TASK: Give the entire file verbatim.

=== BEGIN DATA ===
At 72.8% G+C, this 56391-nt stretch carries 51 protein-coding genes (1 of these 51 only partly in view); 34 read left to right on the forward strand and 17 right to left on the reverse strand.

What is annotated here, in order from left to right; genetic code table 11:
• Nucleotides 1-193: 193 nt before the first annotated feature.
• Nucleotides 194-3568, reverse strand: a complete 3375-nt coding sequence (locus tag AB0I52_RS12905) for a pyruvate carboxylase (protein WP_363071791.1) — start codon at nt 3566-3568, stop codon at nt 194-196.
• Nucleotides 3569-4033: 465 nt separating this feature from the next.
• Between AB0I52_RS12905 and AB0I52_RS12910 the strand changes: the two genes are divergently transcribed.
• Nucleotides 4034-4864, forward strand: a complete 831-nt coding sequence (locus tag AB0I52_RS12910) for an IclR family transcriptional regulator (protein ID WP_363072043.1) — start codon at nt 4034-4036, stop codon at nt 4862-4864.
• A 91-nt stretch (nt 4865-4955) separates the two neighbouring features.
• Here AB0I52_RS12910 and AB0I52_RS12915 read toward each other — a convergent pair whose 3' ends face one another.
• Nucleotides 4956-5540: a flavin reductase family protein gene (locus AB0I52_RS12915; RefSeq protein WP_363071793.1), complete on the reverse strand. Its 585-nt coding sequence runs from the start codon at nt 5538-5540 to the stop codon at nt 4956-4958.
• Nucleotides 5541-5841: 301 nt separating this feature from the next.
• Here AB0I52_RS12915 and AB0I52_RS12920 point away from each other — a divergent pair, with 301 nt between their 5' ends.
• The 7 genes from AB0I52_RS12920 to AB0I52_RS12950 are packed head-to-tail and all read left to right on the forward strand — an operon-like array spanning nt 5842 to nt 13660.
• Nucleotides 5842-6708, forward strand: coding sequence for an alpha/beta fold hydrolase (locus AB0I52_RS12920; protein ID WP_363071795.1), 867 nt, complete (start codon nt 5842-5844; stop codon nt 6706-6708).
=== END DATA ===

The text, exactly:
At 72.8% G+C, this 56391-nt stretch carries 51 protein-coding genes (1 of these 51 only partly in view); 34 read left to right on the forward strand and 17 right to left on the reverse strand.

What is annotated here, in order from left to right; genetic code table 11:
• Nucleotides 1-193: 193 nt before the first annotated feature.
• Nucleotides 194-3568, reverse strand: a complete 3375-nt coding sequence (locus tag AB0I52_RS12905) for a pyruvate carboxylase (protein WP_363071791.1) — start codon at nt 3566-3568, stop codon at nt 194-196.
• Nucleotides 3569-4033: 465 nt separating this feature from the next.
• Between AB0I52_RS12905 and AB0I52_RS12910 the strand changes: the two genes are divergently transcribed.
• Nucleotides 4034-4864, forward strand: a complete 831-nt coding sequence (locus tag AB0I52_RS12910) for an IclR family transcriptional regulator (protein ID WP_363072043.1) — start codon at nt 4034-4036, stop codon at nt 4862-4864.
• A 91-nt stretch (nt 4865-4955) separates the two neighbouring features.
• Here AB0I52_RS12910 and AB0I52_RS12915 read toward each other — a convergent pair whose 3' ends face one another.
• Nucleotides 4956-5540: a flavin reductase family protein gene (locus AB0I52_RS12915; RefSeq protein WP_363071793.1), complete on the reverse strand. Its 585-nt coding sequence runs from the start codon at nt 5538-5540 to the stop codon at nt 4956-4958.
• Nucleotides 5541-5841: 301 nt separating this feature from the next.
• Here AB0I52_RS12915 and AB0I52_RS12920 point away from each other — a divergent pair, with 301 nt between their 5' ends.
• The 7 genes from AB0I52_RS12920 to AB0I52_RS12950 are packed head-to-tail and all read left to right on the forward strand — an operon-like array spanning nt 5842 to nt 13660.
• Nucleotides 5842-6708, forward strand: coding sequence for an alpha/beta fold hydrolase (locus AB0I52_RS12920; protein ID WP_363071795.1), 867 nt, complete (start codon nt 5842-5844; stop codon nt 6706-6708).